Sustainability Score (explained here)

  • Time to make: 2 = 1-3 hours
  • Servings: 3 = lots of leftovers
  • Cost per serving: 3 = <$5
  • Deliciousness:Β 2 = decent meal
  • Environmental impact: 3 = minimal damage
  • Nutritional value: 2 = healthy-ish
  • TOTAL: 15/18

If any of you lovely readers tried it, or have other recipes you’d like us to experiment with, please let me know. Wishing you and your family a healthy, happy day!

Crusty Two-Tier Artisan Bread: Recipe #227

One of our coronavirus quarantine projects has been learning to make artisan bread of many kinds. Here’s another beautiful and delicious experiment, inspired by Paul Hollywood’s classic cottage loaf recipe. For our version of this crusty two-tier artisan bread, we used coconut oil instead of lard. So good!

This is part of our 1,000 Food Experiments to create sustainable meals for our family and hopefully yours.

Ingredients ($3.50 for a large loaf)

1 tbsp active dry yeast – $0.50
1 tsp brown sugar – $0.01
1/2 cup hottest tap water – free
4 tbsp coconut oil – $2.20
1/2 cup + 1/3 cup warm water – free
2 cups white flour – $0.32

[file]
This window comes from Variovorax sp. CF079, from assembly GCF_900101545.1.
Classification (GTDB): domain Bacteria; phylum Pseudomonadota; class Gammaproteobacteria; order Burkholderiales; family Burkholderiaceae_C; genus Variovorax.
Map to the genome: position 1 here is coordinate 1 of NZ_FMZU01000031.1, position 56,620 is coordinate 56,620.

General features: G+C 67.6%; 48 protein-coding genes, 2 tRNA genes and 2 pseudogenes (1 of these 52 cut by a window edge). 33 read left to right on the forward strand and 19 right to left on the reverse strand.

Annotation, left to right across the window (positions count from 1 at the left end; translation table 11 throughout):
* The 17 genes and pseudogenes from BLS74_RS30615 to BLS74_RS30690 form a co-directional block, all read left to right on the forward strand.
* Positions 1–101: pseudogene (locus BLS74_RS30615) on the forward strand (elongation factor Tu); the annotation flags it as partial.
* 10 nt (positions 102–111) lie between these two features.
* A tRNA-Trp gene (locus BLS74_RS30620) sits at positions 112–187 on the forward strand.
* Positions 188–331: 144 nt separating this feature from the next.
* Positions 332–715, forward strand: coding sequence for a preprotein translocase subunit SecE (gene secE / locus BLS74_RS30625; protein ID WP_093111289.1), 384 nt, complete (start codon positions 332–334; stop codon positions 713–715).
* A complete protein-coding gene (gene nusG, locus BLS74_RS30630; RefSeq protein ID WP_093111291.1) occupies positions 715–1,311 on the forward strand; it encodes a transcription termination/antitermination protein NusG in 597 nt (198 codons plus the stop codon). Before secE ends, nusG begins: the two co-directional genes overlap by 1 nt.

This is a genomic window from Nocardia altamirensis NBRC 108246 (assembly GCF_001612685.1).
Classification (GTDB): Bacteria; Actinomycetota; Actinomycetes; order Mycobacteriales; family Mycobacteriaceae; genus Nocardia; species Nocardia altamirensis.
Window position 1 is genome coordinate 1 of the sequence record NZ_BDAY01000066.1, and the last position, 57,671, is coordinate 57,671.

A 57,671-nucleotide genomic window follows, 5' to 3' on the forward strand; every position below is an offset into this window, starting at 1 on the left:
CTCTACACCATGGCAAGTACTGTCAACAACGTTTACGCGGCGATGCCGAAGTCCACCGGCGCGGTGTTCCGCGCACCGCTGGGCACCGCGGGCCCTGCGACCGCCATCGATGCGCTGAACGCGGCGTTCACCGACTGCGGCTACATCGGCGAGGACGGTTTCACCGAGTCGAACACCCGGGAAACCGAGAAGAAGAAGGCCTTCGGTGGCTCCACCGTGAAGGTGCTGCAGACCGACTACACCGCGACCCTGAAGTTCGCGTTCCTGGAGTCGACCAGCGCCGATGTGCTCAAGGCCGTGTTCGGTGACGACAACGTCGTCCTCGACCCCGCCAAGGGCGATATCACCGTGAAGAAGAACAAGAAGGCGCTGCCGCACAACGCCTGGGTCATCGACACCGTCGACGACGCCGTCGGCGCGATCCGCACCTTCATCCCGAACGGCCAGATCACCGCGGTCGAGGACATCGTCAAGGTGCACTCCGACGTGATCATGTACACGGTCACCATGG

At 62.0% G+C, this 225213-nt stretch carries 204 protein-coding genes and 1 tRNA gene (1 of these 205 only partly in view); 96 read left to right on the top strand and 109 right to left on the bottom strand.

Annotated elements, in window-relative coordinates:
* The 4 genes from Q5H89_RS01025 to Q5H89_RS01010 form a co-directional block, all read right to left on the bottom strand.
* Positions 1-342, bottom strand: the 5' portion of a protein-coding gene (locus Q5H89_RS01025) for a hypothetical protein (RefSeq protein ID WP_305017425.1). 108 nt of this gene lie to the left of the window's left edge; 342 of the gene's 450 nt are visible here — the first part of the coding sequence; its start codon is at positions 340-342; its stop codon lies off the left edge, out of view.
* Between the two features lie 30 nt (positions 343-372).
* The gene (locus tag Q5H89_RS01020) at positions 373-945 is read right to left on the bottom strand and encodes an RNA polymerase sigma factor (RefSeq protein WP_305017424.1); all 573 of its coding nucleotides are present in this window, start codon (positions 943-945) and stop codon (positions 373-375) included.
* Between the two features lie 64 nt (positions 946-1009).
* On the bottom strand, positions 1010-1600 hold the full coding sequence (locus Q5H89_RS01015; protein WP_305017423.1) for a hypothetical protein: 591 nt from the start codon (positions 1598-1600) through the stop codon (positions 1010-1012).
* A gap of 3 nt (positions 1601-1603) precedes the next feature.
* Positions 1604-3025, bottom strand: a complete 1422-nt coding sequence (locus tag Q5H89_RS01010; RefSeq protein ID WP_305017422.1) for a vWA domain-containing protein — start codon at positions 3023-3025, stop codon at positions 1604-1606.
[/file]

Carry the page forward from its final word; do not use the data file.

2 cups whole wheat flour – $0.36
1 tbsp salt – $0.12

Directions for Crusty Two-Tier Artisan Bread

1. In a small non-metal bowl, gently mix the yeast, brown sugar, and hottest tap water. Let it sit for 5 minutes to bloom, then add the coconut oil and warm water.

In a large metal bowl, stir together the flour and salt, then add in the yeast mixture and mix until it comes together into a nice soft ball of dough. Knead it by hand on a lightly floured board for 10 minutes to work out the gluten and make it smooth and elastic. Then put it back in the large, lightly oiled metal bowl. Rise in a warm place for about an hour to double in size.

Once it’s risen, knead the dough for 2 minutes more to knock the air out so it will rise upwards instead of flattening outwards.

The next instruction comes straight from Paul Hollywood’s expertise, since it’s a bit complicated to explain: